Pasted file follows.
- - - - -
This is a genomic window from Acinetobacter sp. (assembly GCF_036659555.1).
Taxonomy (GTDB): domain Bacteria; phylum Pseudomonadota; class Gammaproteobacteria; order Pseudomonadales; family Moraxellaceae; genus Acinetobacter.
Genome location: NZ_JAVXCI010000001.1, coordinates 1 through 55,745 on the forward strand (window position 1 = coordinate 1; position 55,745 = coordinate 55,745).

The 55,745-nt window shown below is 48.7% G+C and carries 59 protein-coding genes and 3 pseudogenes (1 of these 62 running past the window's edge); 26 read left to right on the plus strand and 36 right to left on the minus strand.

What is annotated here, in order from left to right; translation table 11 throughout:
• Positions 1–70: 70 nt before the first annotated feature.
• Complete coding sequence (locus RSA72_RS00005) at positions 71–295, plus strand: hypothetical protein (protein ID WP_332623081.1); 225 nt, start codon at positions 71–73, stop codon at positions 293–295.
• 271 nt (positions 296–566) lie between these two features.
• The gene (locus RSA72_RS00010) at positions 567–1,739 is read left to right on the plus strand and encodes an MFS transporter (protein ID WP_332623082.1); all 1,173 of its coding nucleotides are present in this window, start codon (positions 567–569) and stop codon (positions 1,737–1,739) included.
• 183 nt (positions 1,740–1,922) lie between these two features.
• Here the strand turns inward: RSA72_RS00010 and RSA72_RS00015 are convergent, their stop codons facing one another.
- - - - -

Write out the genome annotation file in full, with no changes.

This is a genomic window from Acinetobacter sp. (assembly GCF_036659555.1).
Taxonomy (GTDB): domain Bacteria; phylum Pseudomonadota; class Gammaproteobacteria; order Pseudomonadales; family Moraxellaceae; genus Acinetobacter.
Genome location: NZ_JAVXCI010000001.1, coordinates 1 through 55,745 on the forward strand (window position 1 = coordinate 1; position 55,745 = coordinate 55,745).

The 55,745-nt window shown below is 48.7% G+C and carries 59 protein-coding genes and 3 pseudogenes (1 of these 62 running past the window's edge); 26 read left to right on the plus strand and 36 right to left on the minus strand.

What is annotated here, in order from left to right; translation table 11 throughout:
• Positions 1–70: 70 nt before the first annotated feature.
• Complete coding sequence (locus RSA72_RS00005) at positions 71–295, plus strand: hypothetical protein (protein ID WP_332623081.1); 225 nt, start codon at positions 71–73, stop codon at positions 293–295.
• 271 nt (positions 296–566) lie between these two features.
• The gene (locus RSA72_RS00010) at positions 567–1,739 is read left to right on the plus strand and encodes an MFS transporter (protein ID WP_332623082.1); all 1,173 of its coding nucleotides are present in this window, start codon (positions 567–569) and stop codon (positions 1,737–1,739) included.
• 183 nt (positions 1,740–1,922) lie between these two features.
• Here the strand turns inward: RSA72_RS00010 and RSA72_RS00015 are convergent, their stop codons facing one another.